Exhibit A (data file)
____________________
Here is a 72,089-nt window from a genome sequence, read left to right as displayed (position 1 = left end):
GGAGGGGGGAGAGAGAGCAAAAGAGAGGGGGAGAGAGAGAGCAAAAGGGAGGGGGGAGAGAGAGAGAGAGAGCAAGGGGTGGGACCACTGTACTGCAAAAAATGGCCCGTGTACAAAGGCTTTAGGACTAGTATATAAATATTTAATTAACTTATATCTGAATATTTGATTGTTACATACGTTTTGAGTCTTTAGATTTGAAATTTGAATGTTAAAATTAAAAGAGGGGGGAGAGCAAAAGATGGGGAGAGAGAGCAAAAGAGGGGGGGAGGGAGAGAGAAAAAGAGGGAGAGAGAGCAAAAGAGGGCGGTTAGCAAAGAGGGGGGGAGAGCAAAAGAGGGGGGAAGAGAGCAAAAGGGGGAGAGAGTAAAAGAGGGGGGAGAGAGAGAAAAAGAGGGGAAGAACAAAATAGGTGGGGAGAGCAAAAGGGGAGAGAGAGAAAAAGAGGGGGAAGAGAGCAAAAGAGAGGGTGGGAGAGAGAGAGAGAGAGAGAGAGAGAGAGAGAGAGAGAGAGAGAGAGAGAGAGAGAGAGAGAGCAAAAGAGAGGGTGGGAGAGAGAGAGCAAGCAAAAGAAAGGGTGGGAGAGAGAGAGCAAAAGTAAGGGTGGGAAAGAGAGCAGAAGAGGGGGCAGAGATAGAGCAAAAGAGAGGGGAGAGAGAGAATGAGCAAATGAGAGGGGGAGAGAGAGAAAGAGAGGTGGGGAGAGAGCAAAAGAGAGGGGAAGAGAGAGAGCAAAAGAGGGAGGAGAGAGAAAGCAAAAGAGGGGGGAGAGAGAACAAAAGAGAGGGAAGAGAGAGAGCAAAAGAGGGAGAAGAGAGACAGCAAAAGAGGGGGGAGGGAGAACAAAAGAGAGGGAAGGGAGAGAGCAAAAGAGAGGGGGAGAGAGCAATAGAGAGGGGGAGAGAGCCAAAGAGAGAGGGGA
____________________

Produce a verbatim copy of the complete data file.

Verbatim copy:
Here is a 72,089-nt window from a genome sequence, read left to right as displayed (position 1 = left end):
GGAGGGGGGAGAGAGAGCAAAAGAGAGGGGGAGAGAGAGAGCAAAAGGGAGGGGGGAGAGAGAGAGAGAGAGCAAGGGGTGGGACCACTGTACTGCAAAAAATGGCCCGTGTACAAAGGCTTTAGGACTAGTATATAAATATTTAATTAACTTATATCTGAATATTTGATTGTTACATACGTTTTGAGTCTTTAGATTTGAAATTTGAATGTTAAAATTAAAAGAGGGGGGAGAGCAAAAGATGGGGAGAGAGAGCAAAAGAGGGGGGGAGGGAGAGAGAAAAAGAGGGAGAGAGAGCAAAAGAGGGCGGTTAGCAAAGAGGGGGGGAGAGCAAAAGAGGGGGGAAGAGAGCAAAAGGGGGAGAGAGTAAAAGAGGGGGGAGAGAGAGAAAAAGAGGGGAAGAACAAAATAGGTGGGGAGAGCAAAAGGGGAGAGAGAGAAAAAGAGGGGGAAGAGAGCAAAAGAGAGGGTGGGAGAGAGAGAGAGAGAGAGAGAGAGAGAGAGAGAGAGAGAGAGAGAGAGAGAGAGAGAGAGAGCAAAAGAGAGGGTGGGAGAGAGAGAGCAAGCAAAAGAAAGGGTGGGAGAGAGAGAGCAAAAGTAAGGGTGGGAAAGAGAGCAGAAGAGGGGGCAGAGATAGAGCAAAAGAGAGGGGAGAGAGAGAATGAGCAAATGAGAGGGGGAGAGAGAGAAAGAGAGGTGGGGAGAGAGCAAAAGAGAGGGGAAGAGAGAGAGCAAAAGAGGGAGGAGAGAGAAAGCAAAAGAGGGGGGAGAGAGAACAAAAGAGAGGGAAGAGAGAGAGCAAAAGAGGGAGAAGAGAGACAGCAAAAGAGGGGGGAGGGAGAACAAAAGAGAGGGAAGGGAGAGAGCAAAAGAGAGGGGGAGAGAGCAATAGAGAGGGGGAGAGAGCCAAAGAGAGAGGGGA